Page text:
African Mysteries | The American Spectator | USA News and Politics
African Mysteries
by

It’s a long story that began shortly after World War II. As Africa began to end its colonial ties, the Eisenhower Administration along with some of the former colonial powers sought to address the needs of the newly independent states. A rivalry of aid givers soon developed. The Cold War spurred the competition for generosity and soon Africa became the fashionable target of foreign assistance that would set the tone for the later decades.

Along with this economic and political attention came articles and books that repeatedly emphasized the “mystery” of the continent and the expected rewards that would come from its “vast untapped resources.” This had been the story line ever since Henry Morton Stanley was sent in 1871 by the New York Herald to “rescue” the missionary David Livingstone, who was far from needing rescue at that time. Joseph Conrad, thirty years later, drew from the mystique of the continent in writing Heart of Darkness.

That Conradian image of unfathomable opaqueness, along with all the other commentary later on, carried the theme of an impoverished population exploited by waves of individuals, corporations and governments. The problem is that as long as Africans, themselves, are included among those exploiters, it’s quite true.

It is amazing that even today the same characterizations of “mystery” and “untapped resources” are sounded to encourage American, European and Asian interest and investment in Africa. In most instances the reference is to the verdant tropical areas best known to Hollywood moviegoers. The drought-stricken Sahel on the borders of the Sahara often attracts far less interest even as its population drifts southward in search of water and new living space.

The so-called “mystery” of Africa is often referred to in explanation of why the Western world for so many years has found it difficult to comprehend the socio-economic structure that dictates life in this giant continent. It is interesting to note that in the early 1960s when the Chinese began to take an interest in the mineral wealth of Africa, they did not focus on the existing political organization of the countries in which they were interested. They did not try to change the post-colonial administrations. They did little or nothing to introduce their Maoist brand of communism. They centered their efforts strictly on the economic interests at hand.

To the Chinese of the sixties and seventies Africa was not “mysterious,” and it isn’t today. For Beijing each African nation is judged by the availability of economic projects to develop and exploit. The Chinese do not think in terms of “vast untapped resources.” They think and plan in development terms relative to the PRC’s own needs and how a given country’s capabilities and capacity can be exploited for profit. Altruism isn’t even paid lip service.

In the meantime African students and political leaders travel to China to learn whatever Beijing wishes to teach them. The Western countries and their aid programs complain that the Chinese do not wish to educate Africans, but rather to indoctrinate them. Many years ago confronted with this charge a veteran Kenyan politician said, “What’s wrong with that? The African goes there, takes what he likes, and comes home having gained all around.” That politician was Oginga Odinga, his country’s first vice-president, and a chief of the Luo tribe.

There is a primal instinct in Africa borne of centuries of survival from invaders, internal and external. There is nothing mysterious about it, but to the European-cultured perception, the African social contract is considered as at a “lesser” level. This belief in greater European sophistication makes it difficult at best to comprehend the African thought process.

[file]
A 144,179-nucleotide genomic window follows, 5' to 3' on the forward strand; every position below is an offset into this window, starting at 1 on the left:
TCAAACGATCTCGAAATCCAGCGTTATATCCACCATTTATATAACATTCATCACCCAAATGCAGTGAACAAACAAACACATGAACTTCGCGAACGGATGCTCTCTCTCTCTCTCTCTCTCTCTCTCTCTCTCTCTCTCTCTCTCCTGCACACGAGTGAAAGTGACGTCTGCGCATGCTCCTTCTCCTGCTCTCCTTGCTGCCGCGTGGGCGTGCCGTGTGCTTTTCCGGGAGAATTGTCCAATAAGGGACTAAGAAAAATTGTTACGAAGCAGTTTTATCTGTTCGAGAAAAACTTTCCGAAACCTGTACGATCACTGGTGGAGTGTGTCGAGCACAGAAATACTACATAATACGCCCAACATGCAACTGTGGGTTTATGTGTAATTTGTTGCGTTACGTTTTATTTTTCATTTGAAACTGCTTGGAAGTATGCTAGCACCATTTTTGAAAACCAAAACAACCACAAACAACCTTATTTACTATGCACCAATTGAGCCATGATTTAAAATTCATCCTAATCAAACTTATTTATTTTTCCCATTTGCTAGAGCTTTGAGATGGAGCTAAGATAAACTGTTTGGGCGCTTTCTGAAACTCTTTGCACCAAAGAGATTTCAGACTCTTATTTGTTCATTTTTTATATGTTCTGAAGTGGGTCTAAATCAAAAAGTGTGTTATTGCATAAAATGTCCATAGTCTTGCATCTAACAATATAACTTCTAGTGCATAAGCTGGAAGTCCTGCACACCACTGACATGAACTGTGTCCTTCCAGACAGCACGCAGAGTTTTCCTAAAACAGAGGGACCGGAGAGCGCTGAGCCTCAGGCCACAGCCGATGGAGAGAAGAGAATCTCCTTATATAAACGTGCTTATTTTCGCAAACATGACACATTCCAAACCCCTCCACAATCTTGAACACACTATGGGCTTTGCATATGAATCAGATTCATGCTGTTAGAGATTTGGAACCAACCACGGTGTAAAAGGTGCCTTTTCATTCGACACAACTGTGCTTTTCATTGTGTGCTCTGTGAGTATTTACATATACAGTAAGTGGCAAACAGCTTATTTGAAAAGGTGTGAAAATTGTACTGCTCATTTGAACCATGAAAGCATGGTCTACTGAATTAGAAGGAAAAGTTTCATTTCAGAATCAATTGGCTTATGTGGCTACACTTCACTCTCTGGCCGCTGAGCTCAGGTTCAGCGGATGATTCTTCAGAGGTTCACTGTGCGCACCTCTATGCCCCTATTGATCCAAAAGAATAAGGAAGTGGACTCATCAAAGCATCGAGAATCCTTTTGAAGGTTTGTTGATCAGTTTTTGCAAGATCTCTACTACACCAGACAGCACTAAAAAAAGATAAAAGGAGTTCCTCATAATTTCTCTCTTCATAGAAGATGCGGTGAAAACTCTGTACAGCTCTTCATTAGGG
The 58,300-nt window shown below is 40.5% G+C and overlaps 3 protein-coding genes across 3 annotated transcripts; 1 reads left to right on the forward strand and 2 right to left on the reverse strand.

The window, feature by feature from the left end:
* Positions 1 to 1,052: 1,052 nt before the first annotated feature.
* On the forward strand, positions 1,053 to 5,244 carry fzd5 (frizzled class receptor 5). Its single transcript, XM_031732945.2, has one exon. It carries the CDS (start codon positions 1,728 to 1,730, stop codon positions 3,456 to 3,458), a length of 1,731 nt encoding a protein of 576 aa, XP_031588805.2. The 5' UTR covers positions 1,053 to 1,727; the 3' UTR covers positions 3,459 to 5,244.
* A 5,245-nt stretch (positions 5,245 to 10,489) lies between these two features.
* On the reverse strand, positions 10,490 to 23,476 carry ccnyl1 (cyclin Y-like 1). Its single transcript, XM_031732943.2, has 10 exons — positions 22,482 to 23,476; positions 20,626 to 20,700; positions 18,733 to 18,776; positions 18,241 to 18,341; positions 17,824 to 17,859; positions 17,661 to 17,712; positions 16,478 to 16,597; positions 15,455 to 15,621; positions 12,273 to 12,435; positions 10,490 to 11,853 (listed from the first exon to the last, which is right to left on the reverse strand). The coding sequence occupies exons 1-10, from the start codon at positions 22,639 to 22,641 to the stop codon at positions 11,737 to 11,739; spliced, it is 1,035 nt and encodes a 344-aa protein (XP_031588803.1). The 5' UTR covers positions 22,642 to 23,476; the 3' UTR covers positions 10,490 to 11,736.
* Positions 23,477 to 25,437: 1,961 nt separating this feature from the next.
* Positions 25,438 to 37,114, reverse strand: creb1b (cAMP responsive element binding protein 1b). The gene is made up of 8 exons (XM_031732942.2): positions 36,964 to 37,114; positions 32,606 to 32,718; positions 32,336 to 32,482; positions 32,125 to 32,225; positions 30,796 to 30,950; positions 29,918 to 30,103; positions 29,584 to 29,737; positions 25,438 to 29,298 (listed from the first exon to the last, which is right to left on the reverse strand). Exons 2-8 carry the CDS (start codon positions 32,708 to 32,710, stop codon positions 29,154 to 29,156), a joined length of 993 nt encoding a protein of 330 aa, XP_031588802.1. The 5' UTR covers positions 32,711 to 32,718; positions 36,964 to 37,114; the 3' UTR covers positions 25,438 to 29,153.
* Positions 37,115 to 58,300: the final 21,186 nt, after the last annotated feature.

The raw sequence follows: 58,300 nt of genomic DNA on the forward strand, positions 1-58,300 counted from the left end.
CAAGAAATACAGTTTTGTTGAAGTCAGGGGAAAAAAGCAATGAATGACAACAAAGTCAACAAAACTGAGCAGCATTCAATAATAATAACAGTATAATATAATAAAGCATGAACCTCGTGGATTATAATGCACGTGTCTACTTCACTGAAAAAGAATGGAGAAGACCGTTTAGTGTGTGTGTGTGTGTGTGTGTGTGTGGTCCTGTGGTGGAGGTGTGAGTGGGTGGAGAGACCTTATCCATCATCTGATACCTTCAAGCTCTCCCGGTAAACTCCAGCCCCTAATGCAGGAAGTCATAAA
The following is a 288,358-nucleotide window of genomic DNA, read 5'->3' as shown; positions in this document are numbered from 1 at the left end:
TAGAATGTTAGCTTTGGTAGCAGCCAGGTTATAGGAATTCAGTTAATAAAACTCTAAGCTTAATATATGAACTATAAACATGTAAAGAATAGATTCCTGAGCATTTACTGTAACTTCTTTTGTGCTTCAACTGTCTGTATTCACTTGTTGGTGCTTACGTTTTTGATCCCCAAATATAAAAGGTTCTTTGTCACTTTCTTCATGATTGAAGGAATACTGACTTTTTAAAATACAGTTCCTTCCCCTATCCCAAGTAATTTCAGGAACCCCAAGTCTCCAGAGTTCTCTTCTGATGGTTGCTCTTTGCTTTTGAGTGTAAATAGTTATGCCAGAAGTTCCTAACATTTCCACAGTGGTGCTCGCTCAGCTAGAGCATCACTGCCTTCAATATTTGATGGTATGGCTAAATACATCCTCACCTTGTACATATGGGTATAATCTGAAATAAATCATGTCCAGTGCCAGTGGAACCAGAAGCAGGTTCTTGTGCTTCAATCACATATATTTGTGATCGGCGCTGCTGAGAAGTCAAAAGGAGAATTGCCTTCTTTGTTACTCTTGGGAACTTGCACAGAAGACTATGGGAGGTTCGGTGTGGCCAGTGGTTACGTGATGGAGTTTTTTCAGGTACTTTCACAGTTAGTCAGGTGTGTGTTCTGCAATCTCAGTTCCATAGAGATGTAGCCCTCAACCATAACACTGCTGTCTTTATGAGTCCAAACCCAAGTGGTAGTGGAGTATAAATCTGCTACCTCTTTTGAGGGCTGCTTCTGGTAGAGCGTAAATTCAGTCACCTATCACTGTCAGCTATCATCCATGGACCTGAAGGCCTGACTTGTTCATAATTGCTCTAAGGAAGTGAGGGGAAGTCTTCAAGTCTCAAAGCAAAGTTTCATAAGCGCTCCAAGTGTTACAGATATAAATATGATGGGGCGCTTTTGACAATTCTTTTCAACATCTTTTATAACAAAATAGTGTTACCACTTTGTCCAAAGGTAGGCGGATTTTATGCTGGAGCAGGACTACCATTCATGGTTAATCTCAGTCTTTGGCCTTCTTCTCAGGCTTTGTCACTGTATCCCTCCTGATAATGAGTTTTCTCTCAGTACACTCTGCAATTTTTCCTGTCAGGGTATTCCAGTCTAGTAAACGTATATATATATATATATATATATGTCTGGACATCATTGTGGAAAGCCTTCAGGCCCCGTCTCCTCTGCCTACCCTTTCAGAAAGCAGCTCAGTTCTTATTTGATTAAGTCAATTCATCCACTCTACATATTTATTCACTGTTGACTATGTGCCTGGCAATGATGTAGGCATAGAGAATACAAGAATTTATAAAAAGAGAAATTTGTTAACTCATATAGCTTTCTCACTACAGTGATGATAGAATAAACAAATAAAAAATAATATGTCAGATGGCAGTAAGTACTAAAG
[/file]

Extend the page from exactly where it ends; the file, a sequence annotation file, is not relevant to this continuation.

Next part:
A practical example is perhaps the best way to show the chasm of understanding: There remains a traditional social security system extant throughout Africa. Africans tend to maintain a continuing relationship with their extended family and through them their home village. Sometimes this home village has been subsumed in a broader urban complex, but it still exists. The tin-sided shacks of tribal “townships” constructed outside of sub-Saharan African urban areas attest to this. It is to this “home” that every African is able to retreat when under personal, political or economic stress. The African does not think his social security system is less supportive than the Western government-aided system. In fact, for the most part, the African deems himself the better protected. And to the European this is a mystery.

It is not that the Chinese better understand how to work with Africans, but rather that they do not carry along with their commercial desires any commitment to socio-economic improvement. Concerts are not held in Shanghai to aid the starving people of Darfur. Guilt does not exist in the Chinese mindset over past colonial exploitation and the ravages of slavery. In turn Africa does not expect special advantages from their oriental cousin. (As the Chinese have characterized themselves.) In reality immigrants and traders from South Asia have lived and worked side-by-side with Africans for hundreds of years.

Africa’s resources will be developed as long as it is commercially viable to do so. It certainly is not unknown that there remains potential for further extractive industries and even manufacturing in some cases. But it all remains to be judged as to profitability. There’s nothing any more mysterious about Africa than there is about South America, Southeast Asia, or any other less developed region of the world. Africa’s economic development potential remains competitive with virtually any other area of the world. How to bring that potential to fruition is not a mystery — it’s just very hard to do!

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